However, Amos Wetherall causes a cattle stampede that destroys the dam that the quintet have taken weeks to build and which almost causes Charity to get killed.  Joshua decides to send the ladies back to St. Louis before there is further violence.  While in town awaiting the train, Wetherall's son Blue (played by Don Stroud) learns about Mae's past as a prostitute and blackmails her into acquiescing to his sexual advances.  Blue explains to Mae that, once the entire town realizes that Joshua has been perpetrating a fraud, he would be driven out.  While in the stables, Mae gets the upper hand turning Blue's gun on him, but not before Bitterroot and Joshua come upon the scene, and a shootout takes place where one of Wetherall's sons is injured.  Wetherall and his boys challenge Joshua and Bitterroot to a gun battle in the streets.  Mae, Charity, and Ada realize that their friends are outnumbered, so they steal rifles from the local store and prove to be effective marksmen as they work together to ultimately defeat the Wetheralls.  Joshua, Bitterroot, Mae, Charity, and Ada are present when the government land official arrives in town and they apply to become partners and owners of the land.  As they ride back home together, the three young women resume quarreling amongst themselves as Joshua and Bitterroot smile contentedly.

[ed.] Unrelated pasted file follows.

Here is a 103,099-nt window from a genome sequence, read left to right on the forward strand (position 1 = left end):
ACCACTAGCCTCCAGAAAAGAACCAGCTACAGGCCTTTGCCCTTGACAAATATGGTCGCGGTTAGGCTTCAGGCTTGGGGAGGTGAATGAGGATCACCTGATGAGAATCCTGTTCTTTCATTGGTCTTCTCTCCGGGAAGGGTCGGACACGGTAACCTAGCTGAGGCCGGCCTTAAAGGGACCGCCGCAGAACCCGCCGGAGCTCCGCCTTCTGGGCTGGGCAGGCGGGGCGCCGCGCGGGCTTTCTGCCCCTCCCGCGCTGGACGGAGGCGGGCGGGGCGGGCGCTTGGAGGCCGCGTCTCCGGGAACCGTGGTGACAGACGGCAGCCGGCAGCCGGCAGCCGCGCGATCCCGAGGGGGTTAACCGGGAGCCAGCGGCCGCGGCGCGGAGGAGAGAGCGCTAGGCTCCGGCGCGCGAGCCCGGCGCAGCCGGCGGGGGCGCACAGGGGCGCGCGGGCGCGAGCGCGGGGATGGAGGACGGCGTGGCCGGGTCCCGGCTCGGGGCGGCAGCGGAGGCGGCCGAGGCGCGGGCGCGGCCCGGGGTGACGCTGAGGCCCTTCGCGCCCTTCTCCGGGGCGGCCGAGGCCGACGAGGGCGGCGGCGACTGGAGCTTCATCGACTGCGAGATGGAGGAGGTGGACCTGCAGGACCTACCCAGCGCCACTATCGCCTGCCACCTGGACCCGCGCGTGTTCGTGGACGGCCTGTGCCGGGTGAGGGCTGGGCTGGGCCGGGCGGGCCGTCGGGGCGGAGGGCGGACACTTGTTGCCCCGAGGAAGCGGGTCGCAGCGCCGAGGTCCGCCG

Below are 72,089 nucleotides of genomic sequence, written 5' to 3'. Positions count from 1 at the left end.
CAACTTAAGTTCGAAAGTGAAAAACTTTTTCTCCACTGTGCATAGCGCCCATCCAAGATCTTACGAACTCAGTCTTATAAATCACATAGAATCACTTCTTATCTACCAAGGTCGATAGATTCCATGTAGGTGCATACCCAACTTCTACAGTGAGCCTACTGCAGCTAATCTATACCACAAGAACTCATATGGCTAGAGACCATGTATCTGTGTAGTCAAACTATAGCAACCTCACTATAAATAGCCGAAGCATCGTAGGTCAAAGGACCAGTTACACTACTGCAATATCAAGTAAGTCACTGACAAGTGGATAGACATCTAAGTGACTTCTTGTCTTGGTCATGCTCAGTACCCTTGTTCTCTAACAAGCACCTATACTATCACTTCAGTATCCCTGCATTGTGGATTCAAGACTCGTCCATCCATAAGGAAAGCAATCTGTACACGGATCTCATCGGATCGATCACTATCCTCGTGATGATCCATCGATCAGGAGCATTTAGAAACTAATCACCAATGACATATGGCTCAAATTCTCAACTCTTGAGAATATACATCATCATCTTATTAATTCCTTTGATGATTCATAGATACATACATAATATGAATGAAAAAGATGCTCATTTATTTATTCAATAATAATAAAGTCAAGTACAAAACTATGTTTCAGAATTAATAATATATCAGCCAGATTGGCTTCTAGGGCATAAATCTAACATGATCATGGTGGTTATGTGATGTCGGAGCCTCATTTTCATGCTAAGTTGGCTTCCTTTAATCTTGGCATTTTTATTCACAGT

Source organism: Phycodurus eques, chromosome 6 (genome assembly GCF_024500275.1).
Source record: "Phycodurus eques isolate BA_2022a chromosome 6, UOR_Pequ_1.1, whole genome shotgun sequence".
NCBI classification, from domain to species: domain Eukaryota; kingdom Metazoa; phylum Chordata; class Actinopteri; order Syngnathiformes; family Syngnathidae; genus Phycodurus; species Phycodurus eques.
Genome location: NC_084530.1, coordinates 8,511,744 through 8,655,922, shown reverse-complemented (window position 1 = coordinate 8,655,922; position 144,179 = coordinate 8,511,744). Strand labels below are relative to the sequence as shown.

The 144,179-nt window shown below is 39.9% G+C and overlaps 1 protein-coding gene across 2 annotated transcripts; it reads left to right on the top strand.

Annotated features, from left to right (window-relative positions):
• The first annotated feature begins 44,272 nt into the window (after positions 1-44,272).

Produced by Aaron Spelling and Leonard Goldberg, "The Daughters of Joshua Cabe" is now interesting to watch as sort of a precursor/prototype for their later hit series "Charlie's Angels," at least four years before that series debuted.  As with "Charlie's Angels," "The Daughters of Joshua Cabe" features three beautiful women--who are smart, hard-working, and brave individuals--who go to work for two older men, one of whom (Joshua) worked to bring them together, acts as their leader, and assigns them new identities, just like Charlie assigned covers every week to his Angels whenever there was an assignment.  Meanwhile, the other gentleman--Jack Elam's warm and touching Bitterroot--acts as a kind and encouraging intermediary between Joshua and the three young ladies, just like David Doyle's Bosley did on "Charlie's Angels."  Even the title of the movie--"The Daughters of Joshua Cabe" echoes the later "Charlie's Angels" title by referring to the three young women with adjectives--"Daughters" or "Angels"--in relation to the paternal figure--"Joshua Cabe" or "Charlie"--who has brought them together for a common purpose.  The configuration of the types of actresses brought together for this movie--two brunettes and one blonde--also echoes the configuration that Spelling and Goldberg brought together for "Charlie's Angels."  It's obvious while watching "The Daughters of Joshua Cabe" that Spelling and Goldberg were already experimenting with the sort of characterizations that they would later make famous on "Charlie's Angels."